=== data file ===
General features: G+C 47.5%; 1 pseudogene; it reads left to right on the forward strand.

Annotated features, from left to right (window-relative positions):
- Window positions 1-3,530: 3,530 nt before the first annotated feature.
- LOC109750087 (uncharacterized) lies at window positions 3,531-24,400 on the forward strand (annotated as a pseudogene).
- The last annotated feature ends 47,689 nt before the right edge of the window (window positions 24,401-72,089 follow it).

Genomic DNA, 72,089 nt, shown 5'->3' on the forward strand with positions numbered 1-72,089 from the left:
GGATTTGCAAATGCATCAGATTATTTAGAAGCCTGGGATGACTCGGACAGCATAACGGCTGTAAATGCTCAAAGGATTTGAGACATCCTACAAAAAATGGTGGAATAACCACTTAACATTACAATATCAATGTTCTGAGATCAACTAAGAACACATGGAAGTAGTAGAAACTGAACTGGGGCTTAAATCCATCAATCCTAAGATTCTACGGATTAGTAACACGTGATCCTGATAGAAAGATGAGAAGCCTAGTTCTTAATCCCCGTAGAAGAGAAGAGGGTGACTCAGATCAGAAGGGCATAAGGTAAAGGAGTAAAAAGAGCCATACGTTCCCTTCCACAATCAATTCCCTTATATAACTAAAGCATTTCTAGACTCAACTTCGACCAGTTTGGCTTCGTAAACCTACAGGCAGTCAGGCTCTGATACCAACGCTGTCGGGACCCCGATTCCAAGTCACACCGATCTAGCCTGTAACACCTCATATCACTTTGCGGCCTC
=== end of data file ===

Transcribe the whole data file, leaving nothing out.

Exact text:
General features: G+C 47.5%; 1 pseudogene; it reads left to right on the forward strand.

Annotated features, from left to right (window-relative positions):
- Window positions 1-3,530: 3,530 nt before the first annotated feature.
- LOC109750087 (uncharacterized) lies at window positions 3,531-24,400 on the forward strand (annotated as a pseudogene).
- The last annotated feature ends 47,689 nt before the right edge of the window (window positions 24,401-72,089 follow it).

Genomic DNA, 72,089 nt, shown 5'->3' on the forward strand with positions numbered 1-72,089 from the left:
GGATTTGCAAATGCATCAGATTATTTAGAAGCCTGGGATGACTCGGACAGCATAACGGCTGTAAATGCTCAAAGGATTTGAGACATCCTACAAAAAATGGTGGAATAACCACTTAACATTACAATATCAATGTTCTGAGATCAACTAAGAACACATGGAAGTAGTAGAAACTGAACTGGGGCTTAAATCCATCAATCCTAAGATTCTACGGATTAGTAACACGTGATCCTGATAGAAAGATGAGAAGCCTAGTTCTTAATCCCCGTAGAAGAGAAGAGGGTGACTCAGATCAGAAGGGCATAAGGTAAAGGAGTAAAAAGAGCCATACGTTCCCTTCCACAATCAATTCCCTTATATAACTAAAGCATTTCTAGACTCAACTTCGACCAGTTTGGCTTCGTAAACCTACAGGCAGTCAGGCTCTGATACCAACGCTGTCGGGACCCCGATTCCAAGTCACACCGATCTAGCCTGTAACACCTCATATCACTTTGCGGCCTC